I don’t like to say it, but I do think MCW's lofty value will drift downward as the year progresses. Fatigue is always a concern for a rookie who hasn't played more than 40 games in a season and is logging a whopping 36.5 minutes per game while doing everything for his team. There are also lurking concerns that the Sixers will treat him like a Fabergé egg if he shows the slightest sign of injury, compounded by their probable desire to lose games (and gain draft-lottery balls) down the stretch. This is nevertheless a qualified 'sell high' recommendation because it requires getting back a legitimate top-20 player.
Channing Frye is playing exceptionally well on the court, averaging 15.3 points, 2.8 three-pointers and 6.2 rebounds in the past six games, but as beat writer Paul Coro explains, that's not the reason he's giving thanks this year. Frye missed the entire 2012-13 season with an enlarged heart, and his family history of heart problems threw his NBA career into question. On top of that, his daughter Margaux was born in 2012 without vision due to cataracts. What a difference a year makes. This Thanksgiving, Frye is thriving as the Suns' PF without any medical restrictions and his daughter has regained her vision after five surgeries. Coro's story about the Frye family's journey is a timely reminder of all the things we have to be thankful for but often take for granted, and it is well worth pausing to appreciate.
While you're at it, read this uplifting story about Shaun Livingston's long path back to the court after his devastating knee injury in February, 2007. When he first arrived at the hospital after the injury, doctors told him, "‘You have a main artery in the back of your knee that controls your blood flow in your lower leg. So if you tore that artery there’s a chance that you can get gangrene and we have to amputate your leg.’" Six years and countless hours of rehab later, he's averaging 25 minutes per game on a playoff contender. Amazing.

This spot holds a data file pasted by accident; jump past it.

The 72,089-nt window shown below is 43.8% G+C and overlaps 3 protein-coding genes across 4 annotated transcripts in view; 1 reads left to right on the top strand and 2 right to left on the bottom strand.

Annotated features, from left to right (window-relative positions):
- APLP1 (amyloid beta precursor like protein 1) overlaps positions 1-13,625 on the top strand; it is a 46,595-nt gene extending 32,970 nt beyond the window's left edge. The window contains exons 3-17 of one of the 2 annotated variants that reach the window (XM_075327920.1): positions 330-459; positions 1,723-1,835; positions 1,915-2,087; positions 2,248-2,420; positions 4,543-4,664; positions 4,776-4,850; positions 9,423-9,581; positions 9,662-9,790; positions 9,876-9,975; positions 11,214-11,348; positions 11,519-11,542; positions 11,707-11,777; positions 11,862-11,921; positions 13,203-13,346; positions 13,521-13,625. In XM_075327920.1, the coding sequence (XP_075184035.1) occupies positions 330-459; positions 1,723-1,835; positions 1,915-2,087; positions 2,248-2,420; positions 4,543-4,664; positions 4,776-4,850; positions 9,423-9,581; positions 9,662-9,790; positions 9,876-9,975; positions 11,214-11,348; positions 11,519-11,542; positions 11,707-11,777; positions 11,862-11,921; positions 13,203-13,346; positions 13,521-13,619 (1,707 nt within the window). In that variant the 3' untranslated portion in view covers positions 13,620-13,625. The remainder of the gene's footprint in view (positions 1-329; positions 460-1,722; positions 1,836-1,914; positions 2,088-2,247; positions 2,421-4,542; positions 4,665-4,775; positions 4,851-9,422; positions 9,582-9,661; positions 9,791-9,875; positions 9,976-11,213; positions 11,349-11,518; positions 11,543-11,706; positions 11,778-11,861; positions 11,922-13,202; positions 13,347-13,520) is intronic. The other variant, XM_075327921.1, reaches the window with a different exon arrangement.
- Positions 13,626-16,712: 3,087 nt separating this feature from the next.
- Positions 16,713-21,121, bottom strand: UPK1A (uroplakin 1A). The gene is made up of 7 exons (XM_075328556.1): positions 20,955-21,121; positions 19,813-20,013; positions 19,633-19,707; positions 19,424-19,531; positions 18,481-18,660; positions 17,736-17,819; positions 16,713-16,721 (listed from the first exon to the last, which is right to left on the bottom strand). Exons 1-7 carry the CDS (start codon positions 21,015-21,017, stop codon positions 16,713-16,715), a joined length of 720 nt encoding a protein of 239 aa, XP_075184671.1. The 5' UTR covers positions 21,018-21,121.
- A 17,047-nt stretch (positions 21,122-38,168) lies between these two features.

Few things, after all, are more important than our health and the health of our loved ones. If you're so inclined, take a minute to support men's health by donating to the Movember Foundation, which funds programs for prostate and testicular cancer (full disclosure: my brother is participating), and support women's health by donating to the Breast Cancer Research Foundation.
Thanks for reading, stay healthy, and have a great weekend!